PayPal is a ‘TOS’ Up on Premium Cigar Sales

Private companies putting up barriers is the new frontier for anti-tobacco rules. Big business wants to control what you can and cannot sell, they want to control what products are suggested to you and influence the decisions you make in your daily lives. With government legislation and regulations, PCA has the power to step in before things get too far, but with private companies, one day a tobacconist can be in good standing, and the next day their point of sale, bank account, website and network services can be taken away even if they are selling legal products to legal adults. 

Government entities are largely accountable to voters and thus can feel the pressure from associations and their membership. With private companies or even non-governmental non-profits it can be extremely difficult in even identifying the party causing a disruption in service or finding a particular person within an organization that can reverse a decision. PCA has increasingly had to adapt to not only facilitate member inquiries to government entities, but also engage in casework with private companies, non-profits, and other associations when they are creating barriers for our membership to do business. Furthermore, anti-tobacco interest groups are engaging other organizations to do their bidding when government doesn’t go far enough. If you can’t pass a smoking ban, why not get a private entity to withhold a certification if they do not prohibit smoking? If you can’t pass a remote sales ban, why not get point of sales systems and credit card processors to prohibit transactions? The list of examples goes on and on. 

With PayPal in the news, it is timely to address their “T.O.S” or “Terms of Services” 

Acceptable Use Policies

Under PayPal’s Acceptable Use Policies, several provisions are being used to restrict a premium tobacconist from using their payment services. These restrictions are for in-person and online transactions. 

Prohibited Activities: 

  • Products that present a “risk to consumer safety”[1]
    • Cigarettes 
    • Drug paraphernalia (could include rolling papers, certain pipes and hookah) 
    • Relate to transactions involving any activity that requires pre-approval without having obtained said approval. (age verification proof and arbitrary prior approval from PayPal) 
  •   Activities Requiring Approval[2]
    • #15 Tobacco products (not cigarettes [fully restricted by PayPal])

With proper prior approval from PayPal, premium tobacconists should be able to use their services for payment processing. All questions about prior approval can be sent to PayPal’s restricted accounts services division here:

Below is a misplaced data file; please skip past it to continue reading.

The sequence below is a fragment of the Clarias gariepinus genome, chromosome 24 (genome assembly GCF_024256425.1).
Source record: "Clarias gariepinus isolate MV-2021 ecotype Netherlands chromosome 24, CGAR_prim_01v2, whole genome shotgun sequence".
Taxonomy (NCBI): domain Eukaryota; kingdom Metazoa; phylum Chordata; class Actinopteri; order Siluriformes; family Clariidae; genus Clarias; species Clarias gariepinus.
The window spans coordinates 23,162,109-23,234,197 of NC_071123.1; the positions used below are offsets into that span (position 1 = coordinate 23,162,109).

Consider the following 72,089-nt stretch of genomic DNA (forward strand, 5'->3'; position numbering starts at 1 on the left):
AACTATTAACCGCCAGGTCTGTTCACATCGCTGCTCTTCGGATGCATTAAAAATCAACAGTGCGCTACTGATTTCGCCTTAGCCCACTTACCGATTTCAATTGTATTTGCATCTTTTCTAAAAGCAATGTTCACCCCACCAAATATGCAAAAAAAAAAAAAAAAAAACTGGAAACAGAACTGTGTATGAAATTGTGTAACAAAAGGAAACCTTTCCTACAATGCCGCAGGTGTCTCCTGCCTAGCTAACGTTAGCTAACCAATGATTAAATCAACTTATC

With that said, PayPal has still arbitrarily been restricting tobacconists who use their services. This is the classic example of private companies waging their own fight against tobacco as a whole. Restricting products that pose a “risk to consumer safety” seems to be overreaching. If PayPal wants to restrict products that pose such a risk, they should provide evidence that the restricted products pose that kind of risk. The facts and the evidence on premium cigars has shown that, due to the patterns of use and the lack of inhalation, there is a negligible amount of risk that comes with smoking premium cigars. 

The ‘prior approval’ process is an opaque review of a company to determine if they present a so-called “risk to consumer safety”. There is a lack of guidance on what would drive PayPal from not approving a store from gaining prior approval.

The other aspect to PayPal’s implementation is that many website hosting services are partnered with them to offer the customers the option to check out using their service. This is a further restriction, because if a store is using certain web hosting sites, they would need to gain the prior approval from PayPal, or they risk having their website taken down without notice. Even if the web hosting service is okay with hosting a tobacco related business, PayPal and other checkout options could pull the rug out from under the business, again, without notice. 

PayPal continues to put restrictions on businesses that are trying to use their services. It seems to be working out for them: 



Paypal Acceptable Use Policies, 2022,  

“PayPal Holdings Inc (PYPL) Stock Price & News.” Google Finance. Google. Accessed October 11, 2022.

[1] PayPal Acceptable Use Policies, 2022

[2] PayPal Acceptable Use Policies, 2022

[3] “PayPal Holdings Inc (PYPL) Stock Price & News.” Google Finance.